If there were alien lifeforms, we would expect it to show traits of living things like those on Earth, mainly due to our bias and lack of knowledge of life outside of Earth. Some key traits of life on Earth are cellular organization, reproduction, growth, energy processing, homeostasis, and the ability to adapt.103 These key traits serve to define life on Earth, but the type of life found elsewhere in the cosmos might surprise us in ways that we have yet to imagine and understand. Gravitational biology is the study of how gravity impacts living things. Since the origin of life on Earth, gravity has served as a constant “parameter of confinement” experienced by living things from water, to air, to land, and unchanged for at least the last four billion years.104 One research study concluded that gravity may be an evolutionary factor to explain why the heart of a tree snake is located significantly closer to its head, making blood flow easier against gravity than the heart in both land and water snakes.105 When these snakes were centrifuged, it was found that the tree snake has the highest gravity tolerance, the land the intermediate, and the water snake the least.106 Gravity also serves as the way to support our body and how we move. When you spread your feet wide apart, you have better support and balance. The closer your center of gravity is to the ground, the more supported you are, and the less likely you would fall to the ground. According to the Guinness World Records, the human’s height-weight-age parameters may range from Robert Wadlow at 8 ft 11 in (272 cm) tall, weighed 485 lb. (220 kg), and aged 22 to Pauline Musters at 23 in. (58 cm), 3 lb. 5 oz. (1.5 kg), and 19.107 The heaviest animal is the blue whale at 160 tons (352,739 lb.), and the lightest of all vertebrates is the dwarf goby at 2 mg (14 oz.).108 Since gravity pulls all living things down, we can understand why plant’s roots grow downward (in the same direction as the force of gravity) and stems grow upward (in the direction of the Sun).109 When plants are grown upside down, gravity will force the roots to twist and turn until they grow downward, and stems will adapt and turn to grow toward the light source.

Experiments have shown that the size of single biological cells is inversely proportional to how strong the gravitational field is acting on the cell.110  A stronger gravitational field would have cells of smaller sizes. However, in hyper-gravity (> 1g), cell growth eventually decreased and diminished.111 When an aircraft followed a parabolic flight for 72 hours in hypo-gravity (zero < g < 1), the production of cells reduced.112 In a NASA study (2013) on the effects of microgravity (1 x 10-6 g), microbes were seen to have adapted to the spaceflight environment with increased growth, unique cellular changes and processes than on Earth, and the ability to survive in the vacuum of outer space.113 The food-poisoning bacteria called Salmonella Typhimurium became more virulent during a 2015 space shuttle experiment on microgravity.114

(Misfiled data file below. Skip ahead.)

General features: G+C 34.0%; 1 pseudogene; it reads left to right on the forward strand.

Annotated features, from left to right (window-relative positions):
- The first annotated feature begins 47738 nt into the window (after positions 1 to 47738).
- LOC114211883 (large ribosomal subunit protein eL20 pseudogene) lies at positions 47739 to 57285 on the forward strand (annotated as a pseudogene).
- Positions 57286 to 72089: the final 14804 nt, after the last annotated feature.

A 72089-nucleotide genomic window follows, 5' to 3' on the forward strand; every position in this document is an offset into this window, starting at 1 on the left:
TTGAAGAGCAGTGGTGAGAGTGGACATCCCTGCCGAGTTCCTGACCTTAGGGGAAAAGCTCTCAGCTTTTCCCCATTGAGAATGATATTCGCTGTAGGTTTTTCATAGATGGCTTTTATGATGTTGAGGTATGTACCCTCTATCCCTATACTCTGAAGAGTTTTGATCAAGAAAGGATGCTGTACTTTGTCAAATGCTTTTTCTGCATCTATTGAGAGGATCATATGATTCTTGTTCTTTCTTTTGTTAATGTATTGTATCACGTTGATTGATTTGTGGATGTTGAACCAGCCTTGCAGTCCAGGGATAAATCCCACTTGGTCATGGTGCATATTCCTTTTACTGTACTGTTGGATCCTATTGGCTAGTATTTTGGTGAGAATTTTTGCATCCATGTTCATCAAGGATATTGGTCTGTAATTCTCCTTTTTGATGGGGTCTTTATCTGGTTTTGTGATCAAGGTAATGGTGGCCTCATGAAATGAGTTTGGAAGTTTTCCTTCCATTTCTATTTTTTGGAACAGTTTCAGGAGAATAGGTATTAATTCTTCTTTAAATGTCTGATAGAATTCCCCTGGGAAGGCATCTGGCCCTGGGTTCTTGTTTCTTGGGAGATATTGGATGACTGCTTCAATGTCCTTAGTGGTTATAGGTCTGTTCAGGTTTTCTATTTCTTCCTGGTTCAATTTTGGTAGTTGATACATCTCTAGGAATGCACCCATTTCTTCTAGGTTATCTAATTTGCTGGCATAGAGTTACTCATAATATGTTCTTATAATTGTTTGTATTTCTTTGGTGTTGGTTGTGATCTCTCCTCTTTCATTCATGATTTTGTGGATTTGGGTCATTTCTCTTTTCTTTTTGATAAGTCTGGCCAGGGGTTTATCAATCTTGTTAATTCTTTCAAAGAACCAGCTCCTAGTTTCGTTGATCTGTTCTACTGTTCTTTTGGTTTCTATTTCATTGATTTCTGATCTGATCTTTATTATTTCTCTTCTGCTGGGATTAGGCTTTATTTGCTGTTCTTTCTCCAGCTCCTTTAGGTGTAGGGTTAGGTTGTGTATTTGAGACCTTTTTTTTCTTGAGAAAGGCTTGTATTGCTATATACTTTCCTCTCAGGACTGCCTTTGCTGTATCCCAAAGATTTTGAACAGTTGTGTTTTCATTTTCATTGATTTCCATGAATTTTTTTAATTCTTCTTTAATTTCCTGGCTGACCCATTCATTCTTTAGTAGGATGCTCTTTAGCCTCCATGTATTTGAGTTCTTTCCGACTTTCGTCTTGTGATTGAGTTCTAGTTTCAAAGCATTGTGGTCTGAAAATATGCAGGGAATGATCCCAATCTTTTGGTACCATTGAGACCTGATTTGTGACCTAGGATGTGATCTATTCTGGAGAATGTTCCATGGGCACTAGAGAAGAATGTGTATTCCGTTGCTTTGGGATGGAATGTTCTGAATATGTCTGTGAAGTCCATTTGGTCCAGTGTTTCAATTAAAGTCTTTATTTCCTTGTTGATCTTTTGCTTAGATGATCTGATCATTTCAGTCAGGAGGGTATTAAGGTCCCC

The effects of gravity on a many-celled organism have been shown to be more drastic than on a single-cell organism. Prior to animals living on land, most lifeforms were small and looked like a worm or a jellyfish, with no skeletal system. When animals evolved to survive on land, methods of locomotion and skeletal systems were formed to counteract the increased force of gravity. In larger animals, gravitational forces have shown to influence blood circulation, muscles, and bone structures. As a person ages, gravity will continue to compress the body and spine resulting in  bad posture, damage organs causing them to shift downward, increase weight in a person’s mid-section, and may worsen blood circulation and other health issues. Scientists are making the parallels between the effects of microgravity on astronauts and that of aging on Earth; work from Donald Ingber based on his tensegrity theory has shown that “molecules, cells, tissues, organs, and our entire bodies use tensegrity architecture to mechanically stabilize their shape, and to seamlessly integrate structure and function at all size scales.”115

If there were lifeforms on exoplanets, or Mars, how would gravity impact them? In a lower gravity field like that of Mars, what would be the gravity’s parameter of confinement for living things to thrive? On Mars, would alien lifeforms evolve to be bigger or smaller than earthlings? Or have rounder mid-section, flatter feet, or shorter arms to lessen load? What about in a higher gravity field like that of Kepler 22b, a Super Earth with mass 36 times of Earth? Scientists know that astronauts are relatively adaptive to lower gravity and require a long time to recover, but they are less certain as to what would be the maximum gravitational field humans can survive long term. How gravity impacts life and how lifeforms react to different gravitational environments are still mysteries, under speculations, and in need of more research.

Teaching Strategies:

Preparation, Kickoff, Visuals, and Parent Communication

Before the start of the 10 lessons, it is important to establish norms and routines. Doing the following preparation will increase student engagement, excitement, and parental support. 1) Decorate the classroom with a space theme, a space library, an International Space Station as a learning center; even a few signs and posters will generate excitement and anticipation. 2) Establish a science student journal and make subtitle pages: GRAVITY, LAWS, SOLAR SYSTEM, EXOPLANETS, GLOSSARY for easy reference and retrieval. 3) Request an online or in-person interview with an astronaut, astronomer, physicist or biologist to talk about the impact of gravity. Skype A Scientist is a free service to match scientists from all over the globe with classrooms. Sign up at and allow two weeks for a match. Have students brainstorm interview questions. Students can also submit questions (limited to 250 characters) to NASA at Use these headings to guide student inquiry: Becoming an Astronaut, Career at NASA, International Space Station, Mars Program, NASA History, and Solar System. 4) Assign solar system topics for individual research and/or experiment about gravity. Send home a parent letter about the unit, and include resources like a NASA webpage for parents to explore with their children at home, NASA has a lot of free printable, fun activities, games, and videos that can be downloaded as classroom and homework assignments. Download a free 17-page activity book titled “Become a NASA Space Place Explorer” at